KB: Arion's involvement was actually something that came out of my plans for JLA, back during the time I was supposed to be the regular writer on that. I was looking for possible new JLA members to bring in, and my general rule of thumb for JLA members is that ideally, they should be someone who have or had their own series, someone who has enough stature in the DCU to have supported their own book. There are exceptions -- Zatanna has a strong history with the League, for instance, but most of the characters we think of as classic Leaguers had their own books. Others, like Fire and Ice, of G'Nort, may work well in their particular iteration of the League, but it doesn't seem to make them "belong" to the larger legend, to the classic take on the book.

    I'm sure there will be people who'll disagree with me, but that's the concept I was using to look for potential JLA members.

    Arion struck me as an interesting possibility -- he's powerful, he's ancient, he hadn't gotten a lot of play in the modern day, and he'd supported a book long enough to have some stature. Looking him over, I discovered early on that he'd gotten very cranky as he'd gotten older (see the Arion The Immortal mini-series) and that he was dead, killed off in JSA -- but by that time, I'd fastened on the idea that he could be pretty cool, this ancient, cranky, sarcastic mage who thought the superheroes were sending the world straight to hell in a tea-cart, and things had to be fixed. Not exactly JLA member material after all, but an interesting catalyst for some stories.

    And when I moved over to Superman, I realized he'd work well there, too, so I messed around with the story idea some, and it eventually turned out as "Camelot Falls."

    Arion wasn't meant to be present for so much of my run, though -- that was a matter of the delays, and of me leaving earlier than I'd intended to. "Camelot Falls" was supposed to be the big opening story that set the stage for my run, introducing Khyber and Subjekt-17 and Arion's concerns, putting Superman in a world where he was determined to do what he could to help humanity, but unsure that things were as simple as that any more, a world where unseen dangers always lurked in the shadows, where doing "the right thing" wasn't necessarily as simple as it looked. That, it seemed to me, would be a world conducive to hitting Superman with plenty of dilemmas that weren't easily solved with his powers, and "Camelot Falls" was just supposed to set it all up. Arion would return later, to take up an ongoing role with a slightly different spin, as he took a different approach to solving the problem of the looming darkness, but Superman would have gone on to other conflicts and other issues.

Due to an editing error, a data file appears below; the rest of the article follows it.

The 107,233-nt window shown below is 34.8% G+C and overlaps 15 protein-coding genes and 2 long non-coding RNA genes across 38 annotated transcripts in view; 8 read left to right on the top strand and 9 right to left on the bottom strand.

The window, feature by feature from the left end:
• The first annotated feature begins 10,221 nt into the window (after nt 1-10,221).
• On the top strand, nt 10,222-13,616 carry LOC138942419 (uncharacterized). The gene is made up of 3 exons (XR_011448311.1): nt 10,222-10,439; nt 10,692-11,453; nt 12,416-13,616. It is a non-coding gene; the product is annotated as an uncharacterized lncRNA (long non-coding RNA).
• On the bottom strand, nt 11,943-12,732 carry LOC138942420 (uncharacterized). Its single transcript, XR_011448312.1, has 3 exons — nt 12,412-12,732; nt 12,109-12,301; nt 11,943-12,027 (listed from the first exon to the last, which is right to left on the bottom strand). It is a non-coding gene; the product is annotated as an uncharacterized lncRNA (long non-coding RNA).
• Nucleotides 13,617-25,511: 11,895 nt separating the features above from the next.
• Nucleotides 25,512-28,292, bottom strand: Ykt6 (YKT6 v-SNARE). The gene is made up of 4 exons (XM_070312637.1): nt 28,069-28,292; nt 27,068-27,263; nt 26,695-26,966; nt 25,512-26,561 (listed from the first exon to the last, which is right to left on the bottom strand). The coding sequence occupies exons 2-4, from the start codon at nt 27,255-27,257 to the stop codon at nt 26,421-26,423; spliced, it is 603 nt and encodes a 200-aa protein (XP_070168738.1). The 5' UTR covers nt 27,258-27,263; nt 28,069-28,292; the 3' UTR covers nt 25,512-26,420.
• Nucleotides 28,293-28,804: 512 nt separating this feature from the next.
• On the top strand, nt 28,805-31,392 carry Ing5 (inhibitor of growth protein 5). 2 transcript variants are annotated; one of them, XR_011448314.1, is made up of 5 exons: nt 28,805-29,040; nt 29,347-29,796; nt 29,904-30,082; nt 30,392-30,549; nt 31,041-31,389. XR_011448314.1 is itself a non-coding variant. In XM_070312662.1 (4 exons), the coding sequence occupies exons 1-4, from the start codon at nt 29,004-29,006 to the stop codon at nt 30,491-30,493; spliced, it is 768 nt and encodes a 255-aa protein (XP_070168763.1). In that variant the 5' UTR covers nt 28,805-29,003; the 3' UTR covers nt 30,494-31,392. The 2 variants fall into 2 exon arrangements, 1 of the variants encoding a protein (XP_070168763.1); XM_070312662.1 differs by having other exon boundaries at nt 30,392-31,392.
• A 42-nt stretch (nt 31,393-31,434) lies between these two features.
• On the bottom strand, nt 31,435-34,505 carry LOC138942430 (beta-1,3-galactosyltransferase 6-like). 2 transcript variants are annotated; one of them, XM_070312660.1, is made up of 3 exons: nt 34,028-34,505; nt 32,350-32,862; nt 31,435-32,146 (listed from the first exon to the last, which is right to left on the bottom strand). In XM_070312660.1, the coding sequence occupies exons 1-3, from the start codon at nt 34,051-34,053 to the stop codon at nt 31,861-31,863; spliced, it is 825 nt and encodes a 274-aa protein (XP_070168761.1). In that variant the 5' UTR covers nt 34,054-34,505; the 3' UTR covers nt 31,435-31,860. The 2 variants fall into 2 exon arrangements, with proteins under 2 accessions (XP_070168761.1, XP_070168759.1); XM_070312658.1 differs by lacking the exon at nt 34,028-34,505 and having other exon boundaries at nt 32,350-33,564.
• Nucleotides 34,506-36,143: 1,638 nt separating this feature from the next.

However, it took so long to get that story fully done, and it got longer as it went, for one reason or another, and by the end of it what was supposed to be a multi-level story that played out over eight months was a ten-parter that took something like 15 or 16 months to play out, and some of the stuff I would have gotten to in the future actually got done in-between parts of "Camelot Falls," which wound up making what was supposed to be my opening arc seem like the whole backbone of my run. In the end, I went with that, and my final story deals with some of the unresolved issues from "Camelot Falls," bringing things to a sort of conclusion as I hand the reins over to someone else. Not that Arion's in it, but there are some thematic connections that get tied off.

    But getting back to your question -- the challenge of writing a character that has to be reintroduced to an audience isn't all that different, whether the character hasn't been seen for a year or hasn't been seen for twenty. Everyone's going to be new to some of the audience, so you've got to introduce any character you use, and do it effectively. Arion was simpler in a lot of ways, because we were bringing him from a point in his history that hadn't been seen at all, and we weren't going to involve him in old storylines -- his old enemies, allies, girlfriends and whatnot weren't going to be turning up, so we didn't have to fill readers in on all this stuff. In a sense, it was as if we were introducing him as a new character -- if readers familiar with Arion noticed that we were showing him well on the way to being the cranky misanthrope he developed into by Arion The Immortal, then great, but we didn't have to point it out. And new readers could just take him as we presented him.

    We did have to deal with a few continuity wrinkles, due to the fact that some people forgot he was dead, and he turned up in Infinite Crisis and the Day Of Vengeance special, but I managed to work that into the story in what I hope was an entertaining and satisfying way. And it meant I got to set a scene in the Oblivion Bar, which was fun.

    NRAMA: Certainly, artistic delays have been an ongoing topic of discussion. When an artist is late, how does that affect you as a storyteller? Does it alter your rhythm? Does it make you more conscious of how you play certain scenes?